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[UNLOCKED] Flashback (7/20/2015): Dangerous New Highs for the Market?

Takeaway: A well-timed Macro research note from the Hedgeye vault. About stocks, Macro analyst Darius Dale asks if investors should "sell everything."

Editor's Note: Below is a particularly prescient Macro research note written by Hedgeye Senior Macro analyst Darius Dale and sent to institutional subscribers. It was published on July 20, 2015. The S&P 500 had just hit an all-time high and Dale laid out our bearish view on U.S. equities.

 

Well timed. The market ultimately tumbled -12% in August after that note was published. Dale's thinking is instructive for investors still wondering what is happening in the more recent stock selloff. We were and still are bearish.

 

[UNLOCKED] Flashback (7/20/2015): Dangerous New Highs for the Market? - Bubble bear cartoon 09.26.2014  1

 

After nearly two months under water, the benchmark S&P 500 has finally made a new all-time high. While optically impressive, there are a myriad of quantitative signals underneath the hood that do not support chasing the market here.

 

Immediate-term TRADE Duration Risk: The SPX is at the top end of its immediate-term risk range of 2,091-2,130.

 

With nearly 2% downside, 0% upside and the VIX nearing the low end of our 11.29-14.59 immediate-term risk range, investors would do well to book gains in U.S. equities here (i.e. reduce gross and/or tighten net exposures). As Keith highlighted on today’s Macro Show, if 2,091 breaks, there’s no support to 2,035.

 

[UNLOCKED] Flashback (7/20/2015): Dangerous New Highs for the Market? - SPX large

 

Intermediate-term TREND Duration Risk: Our Tactical Asset Class Rotation Model (TACRM) is now generating a “DECREASE Exposure” signal for U.S. equities. Currently, TACRM is generating a commensurate bearish signal for each of the six primary asset classes tracked by the model (slide 6).

 

Sell everything? As predicted in our previous refresh, the recent bullish-to-bearish reversals in Emerging Market Equities, Foreign Exchange and Commodities were, in fact, a harbinger for similar breakdowns across the Domestic and International Equities asset classes. Our recent decision to add SPY to the short side of our thematic investment conclusions confirm how we are thinking about this risk in real time. At the bare minimum, it implies investors would do well to reduce their gross exposure and/or tighten up their net exposure to global asset markets.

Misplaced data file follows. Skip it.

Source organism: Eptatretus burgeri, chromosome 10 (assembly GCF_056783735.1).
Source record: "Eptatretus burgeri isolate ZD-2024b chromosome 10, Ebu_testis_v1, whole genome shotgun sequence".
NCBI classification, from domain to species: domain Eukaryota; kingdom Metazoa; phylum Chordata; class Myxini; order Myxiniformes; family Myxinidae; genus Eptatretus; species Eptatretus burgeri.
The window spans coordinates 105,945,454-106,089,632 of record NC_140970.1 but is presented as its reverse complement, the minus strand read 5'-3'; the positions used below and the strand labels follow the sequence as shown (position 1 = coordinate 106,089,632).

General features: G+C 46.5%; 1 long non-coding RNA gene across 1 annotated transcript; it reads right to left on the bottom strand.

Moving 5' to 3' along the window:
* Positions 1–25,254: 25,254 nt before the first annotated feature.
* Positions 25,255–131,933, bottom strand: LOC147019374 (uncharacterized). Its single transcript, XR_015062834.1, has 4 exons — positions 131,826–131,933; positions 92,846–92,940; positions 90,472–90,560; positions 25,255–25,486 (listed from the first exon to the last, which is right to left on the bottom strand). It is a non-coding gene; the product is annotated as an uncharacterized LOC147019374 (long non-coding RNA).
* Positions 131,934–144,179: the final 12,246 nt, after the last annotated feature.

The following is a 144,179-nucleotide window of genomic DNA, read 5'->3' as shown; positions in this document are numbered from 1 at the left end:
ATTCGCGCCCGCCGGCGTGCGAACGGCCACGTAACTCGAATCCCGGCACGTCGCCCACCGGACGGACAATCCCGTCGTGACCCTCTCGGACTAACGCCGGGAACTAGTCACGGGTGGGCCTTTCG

CLICK HERE to learn more about TACRM, what these signals imply and how best to incorporate them into your investment process.

 

Long-term TAIL Duration Risk: Market breadth is broadly deteriorating and in dangerous territory.

 

One of the conventional “isms” of stock market analysis is that benchmark indices tend to peak very late into the economic cycle – well after broad-based signs of deterioration have emerged at the single-stock level.

 

In the face of a #LateCycle slowdown, benchmark indices are able to continue higher due to the fact that investors increasingly crowd into large-caps and/or stocks that have idiosyncratic growth opportunities that are less tethered to the [deteriorating] economic cycle, at the margins. Ultimately the cycle always prevails (see: 2000-2002 or 2007-2009), but positive absolute returns can be sourced from an increasingly narrow group of stocks and/or style factors well into the start of any given bear market.